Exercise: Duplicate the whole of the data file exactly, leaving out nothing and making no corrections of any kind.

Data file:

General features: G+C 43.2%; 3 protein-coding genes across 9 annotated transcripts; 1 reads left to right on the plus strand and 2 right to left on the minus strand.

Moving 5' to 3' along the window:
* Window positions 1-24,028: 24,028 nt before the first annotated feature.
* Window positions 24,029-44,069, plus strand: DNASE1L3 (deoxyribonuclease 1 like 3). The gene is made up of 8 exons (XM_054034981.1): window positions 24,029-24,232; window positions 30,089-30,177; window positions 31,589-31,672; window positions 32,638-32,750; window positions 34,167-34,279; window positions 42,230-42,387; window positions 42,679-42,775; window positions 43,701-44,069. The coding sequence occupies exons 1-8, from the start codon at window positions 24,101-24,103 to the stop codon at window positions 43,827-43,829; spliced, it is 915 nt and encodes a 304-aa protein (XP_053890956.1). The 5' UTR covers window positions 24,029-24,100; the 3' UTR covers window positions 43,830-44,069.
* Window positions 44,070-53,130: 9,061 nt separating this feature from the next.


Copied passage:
General features: G+C 43.2%; 3 protein-coding genes across 9 annotated transcripts; 1 reads left to right on the plus strand and 2 right to left on the minus strand.

Moving 5' to 3' along the window:
* Window positions 1-24,028: 24,028 nt before the first annotated feature.
* Window positions 24,029-44,069, plus strand: DNASE1L3 (deoxyribonuclease 1 like 3). The gene is made up of 8 exons (XM_054034981.1): window positions 24,029-24,232; window positions 30,089-30,177; window positions 31,589-31,672; window positions 32,638-32,750; window positions 34,167-34,279; window positions 42,230-42,387; window positions 42,679-42,775; window positions 43,701-44,069. The coding sequence occupies exons 1-8, from the start codon at window positions 24,101-24,103 to the stop codon at window positions 43,827-43,829; spliced, it is 915 nt and encodes a 304-aa protein (XP_053890956.1). The 5' UTR covers window positions 24,029-24,100; the 3' UTR covers window positions 43,830-44,069.
* Window positions 44,070-53,130: 9,061 nt separating this feature from the next.